Bitcoin investors need protection

Bitcoin investors need protection

"Bitcoin is different to any currency you’ve used before, so it's very important to understand some key points. Unlike government issued money that can be inflated at will, the supply of Bitcoin is mathematically limited to 21m Bitcoins and that can never be changed."

This is how the Bitcoin website describes the cryptocurrency, which is the fastest appreciating this year in trading against every major conventional currency. 

Bitcoin was invented in 2009 by someone who calls himself Satoshi Nakamoto, a Japanese man born in April 1975. 

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Like Banksy, the anonymous England-based graffiti artist, his true identity remains unknown while the impact of his creation has been significant. 

At the time of writing, $4,000 (£2,961) will buy one Bitcoin and there are presently $66bn (£48.86bn) of Bitcoins in virtual circulation. 

Lightly traded, Bitcoin is also volatile – a year ago, $500 (£370) bought 1BT, before it rose to $2800 (£2,072)/1BT in June, and then fell back to $1900 (£1,406)/1BT in July, before regaining its upward momentum. 


As a measure of its rapid appreciation, a sum of $1,000 (£740) invested in Bitcoins in 2010 would be worth $55m (£40.7m) today. 

That makes the Bitcoin holding of Nakamoto, whoever he may be, worth in excess of $4bn (£2.96bn).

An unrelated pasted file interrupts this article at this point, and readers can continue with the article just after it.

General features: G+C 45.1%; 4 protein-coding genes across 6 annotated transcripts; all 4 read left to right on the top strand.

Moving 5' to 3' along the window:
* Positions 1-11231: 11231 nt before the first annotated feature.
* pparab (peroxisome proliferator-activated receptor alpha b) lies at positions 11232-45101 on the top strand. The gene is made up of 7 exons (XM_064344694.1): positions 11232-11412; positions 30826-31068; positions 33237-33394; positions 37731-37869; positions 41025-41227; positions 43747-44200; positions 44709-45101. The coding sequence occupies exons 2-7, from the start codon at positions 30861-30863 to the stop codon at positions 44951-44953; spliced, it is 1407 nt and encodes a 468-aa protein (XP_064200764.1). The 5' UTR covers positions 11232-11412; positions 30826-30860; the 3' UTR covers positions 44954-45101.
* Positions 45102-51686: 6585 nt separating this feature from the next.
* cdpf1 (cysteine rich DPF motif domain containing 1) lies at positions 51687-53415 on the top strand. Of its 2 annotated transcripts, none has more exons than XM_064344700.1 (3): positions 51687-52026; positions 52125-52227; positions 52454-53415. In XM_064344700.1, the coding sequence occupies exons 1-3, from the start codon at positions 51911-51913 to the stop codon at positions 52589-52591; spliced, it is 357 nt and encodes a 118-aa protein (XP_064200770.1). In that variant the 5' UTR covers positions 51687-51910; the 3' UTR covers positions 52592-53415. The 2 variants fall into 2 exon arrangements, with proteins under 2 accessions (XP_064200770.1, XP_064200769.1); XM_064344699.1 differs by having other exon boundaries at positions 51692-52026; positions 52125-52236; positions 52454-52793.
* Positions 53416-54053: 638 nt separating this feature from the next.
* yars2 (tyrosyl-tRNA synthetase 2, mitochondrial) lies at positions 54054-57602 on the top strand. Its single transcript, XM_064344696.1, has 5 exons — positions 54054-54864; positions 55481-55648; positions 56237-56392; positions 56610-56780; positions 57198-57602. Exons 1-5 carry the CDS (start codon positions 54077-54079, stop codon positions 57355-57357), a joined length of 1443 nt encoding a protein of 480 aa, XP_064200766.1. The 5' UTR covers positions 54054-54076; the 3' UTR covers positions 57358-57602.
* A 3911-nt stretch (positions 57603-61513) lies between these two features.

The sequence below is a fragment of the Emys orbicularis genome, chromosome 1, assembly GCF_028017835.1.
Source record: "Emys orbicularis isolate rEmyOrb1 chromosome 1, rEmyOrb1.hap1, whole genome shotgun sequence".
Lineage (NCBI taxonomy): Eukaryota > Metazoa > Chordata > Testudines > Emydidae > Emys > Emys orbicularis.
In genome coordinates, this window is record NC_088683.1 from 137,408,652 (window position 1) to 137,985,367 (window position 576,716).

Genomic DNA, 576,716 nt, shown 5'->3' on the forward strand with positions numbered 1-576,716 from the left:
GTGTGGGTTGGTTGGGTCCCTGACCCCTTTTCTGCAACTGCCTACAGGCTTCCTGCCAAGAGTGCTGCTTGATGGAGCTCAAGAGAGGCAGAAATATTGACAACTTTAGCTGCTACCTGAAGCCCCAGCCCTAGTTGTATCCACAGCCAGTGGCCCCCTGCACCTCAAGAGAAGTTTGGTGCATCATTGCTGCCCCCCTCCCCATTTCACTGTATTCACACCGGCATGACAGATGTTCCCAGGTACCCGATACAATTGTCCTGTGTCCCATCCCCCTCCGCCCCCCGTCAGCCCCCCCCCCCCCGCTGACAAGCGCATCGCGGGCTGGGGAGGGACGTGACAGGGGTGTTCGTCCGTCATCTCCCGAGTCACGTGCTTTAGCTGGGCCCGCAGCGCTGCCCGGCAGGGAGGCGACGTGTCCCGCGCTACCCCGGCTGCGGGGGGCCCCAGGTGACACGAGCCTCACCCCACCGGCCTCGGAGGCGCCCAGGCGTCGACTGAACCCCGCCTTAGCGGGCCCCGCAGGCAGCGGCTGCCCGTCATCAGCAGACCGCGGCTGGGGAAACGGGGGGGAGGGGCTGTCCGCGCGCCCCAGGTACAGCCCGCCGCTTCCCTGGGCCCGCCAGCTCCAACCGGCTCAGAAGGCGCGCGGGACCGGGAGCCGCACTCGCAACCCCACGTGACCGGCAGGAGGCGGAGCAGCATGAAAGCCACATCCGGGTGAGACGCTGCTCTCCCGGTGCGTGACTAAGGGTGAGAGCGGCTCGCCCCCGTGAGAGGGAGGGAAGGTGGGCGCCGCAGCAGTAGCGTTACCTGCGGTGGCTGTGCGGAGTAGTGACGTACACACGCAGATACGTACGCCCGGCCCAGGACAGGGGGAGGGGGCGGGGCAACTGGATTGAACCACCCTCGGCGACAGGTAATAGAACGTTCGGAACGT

Key Points

  • Bitcoin was conceived as a purely "peer-to-peer version of electronic cash".
  • Digital security is provided through hashes.
  • The main concern of governments involves its use in criminal acts.

How is Bitcoin used?

There are no Bitcoins in physical circulation. As a virtual currency, cryptography is used to control their number. Hence it is referred to as a cryptocurrency, or digital asset. 

Nakamoto summarised his original vision in a 2009 abstract, Bitcoin: A Peer-to-Peer Electronic Cash System, which states ‘a purely peer-to-peer version of electronic cash would allow online payments to be sent directly from one party to another without going through a financial institution.’

Traditionally, governments have enjoyed a monopoly in issuing currencies via their central banks, but blockchain technology has changed that. 

The first distributed blockchain, conceptualised by Nakamoto in 2008, was implemented the following year as a core component of Bitcoin, where it serves as the decentralised ledger for all transactions. 

There are estimated to be up to 10 million holders of Bitcoin worldwide, of which more than half keep it as an investment. Those who transact send Bitcoins to each other over the Bitcoin network, which collates every transaction made during a specified time period into a list, called a block. 

In essence, the blockchain – a long list of blocks – creates the trust necessary for transactions to take place between strangers online. This is maintained by miners whose computers crunch transactions, before confirming and writing them into a general ledger. 

To provide further transparency between holders of Bitcoin, the blockchain can be used to explore every transaction between any Bitcoin addresses anywhere on the network, at any time. Every new block of transactions is added to the blockchain, creating a detailed archive, which is continuously updated for every participant.


Digital security is provided through hashes: an algorithm-created sequence of letters and numbers, which is stored along with the block and date-stamped at the end of the blockchain. 

Each hash is unique containing additional security data linking it to the hash of the previous block in the chain. This confirms that this block – and every subsequent block – is legitimate. If it has been interfered with, everyone knows.